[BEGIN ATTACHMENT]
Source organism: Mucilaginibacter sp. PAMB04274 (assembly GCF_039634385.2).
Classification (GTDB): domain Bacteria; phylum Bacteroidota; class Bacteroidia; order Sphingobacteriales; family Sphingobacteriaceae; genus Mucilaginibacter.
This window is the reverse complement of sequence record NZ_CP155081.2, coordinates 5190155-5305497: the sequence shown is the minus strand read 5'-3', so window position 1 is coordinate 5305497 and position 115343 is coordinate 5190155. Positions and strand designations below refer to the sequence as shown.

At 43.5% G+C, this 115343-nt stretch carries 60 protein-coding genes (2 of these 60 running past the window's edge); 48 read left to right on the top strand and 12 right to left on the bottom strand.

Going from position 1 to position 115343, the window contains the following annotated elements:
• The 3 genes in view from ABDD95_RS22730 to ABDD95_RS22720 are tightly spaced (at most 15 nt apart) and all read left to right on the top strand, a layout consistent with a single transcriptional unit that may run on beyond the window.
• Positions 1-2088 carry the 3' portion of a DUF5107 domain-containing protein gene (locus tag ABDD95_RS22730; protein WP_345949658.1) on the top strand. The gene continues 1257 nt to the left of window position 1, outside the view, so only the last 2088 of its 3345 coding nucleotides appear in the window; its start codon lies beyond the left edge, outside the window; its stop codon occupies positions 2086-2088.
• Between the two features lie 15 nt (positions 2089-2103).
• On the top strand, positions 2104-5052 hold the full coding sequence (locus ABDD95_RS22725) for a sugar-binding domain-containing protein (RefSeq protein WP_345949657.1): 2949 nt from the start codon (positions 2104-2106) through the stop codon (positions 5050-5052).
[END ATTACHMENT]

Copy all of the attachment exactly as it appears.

Source organism: Mucilaginibacter sp. PAMB04274 (assembly GCF_039634385.2).
Classification (GTDB): domain Bacteria; phylum Bacteroidota; class Bacteroidia; order Sphingobacteriales; family Sphingobacteriaceae; genus Mucilaginibacter.
This window is the reverse complement of sequence record NZ_CP155081.2, coordinates 5190155-5305497: the sequence shown is the minus strand read 5'-3', so window position 1 is coordinate 5305497 and position 115343 is coordinate 5190155. Positions and strand designations below refer to the sequence as shown.

At 43.5% G+C, this 115343-nt stretch carries 60 protein-coding genes (2 of these 60 running past the window's edge); 48 read left to right on the top strand and 12 right to left on the bottom strand.

Going from position 1 to position 115343, the window contains the following annotated elements:
• The 3 genes in view from ABDD95_RS22730 to ABDD95_RS22720 are tightly spaced (at most 15 nt apart) and all read left to right on the top strand, a layout consistent with a single transcriptional unit that may run on beyond the window.
• Positions 1-2088 carry the 3' portion of a DUF5107 domain-containing protein gene (locus tag ABDD95_RS22730; protein WP_345949658.1) on the top strand. The gene continues 1257 nt to the left of window position 1, outside the view, so only the last 2088 of its 3345 coding nucleotides appear in the window; its start codon lies beyond the left edge, outside the window; its stop codon occupies positions 2086-2088.
• Between the two features lie 15 nt (positions 2089-2103).
• On the top strand, positions 2104-5052 hold the full coding sequence (locus ABDD95_RS22725) for a sugar-binding domain-containing protein (RefSeq protein WP_345949657.1): 2949 nt from the start codon (positions 2104-2106) through the stop codon (positions 5050-5052).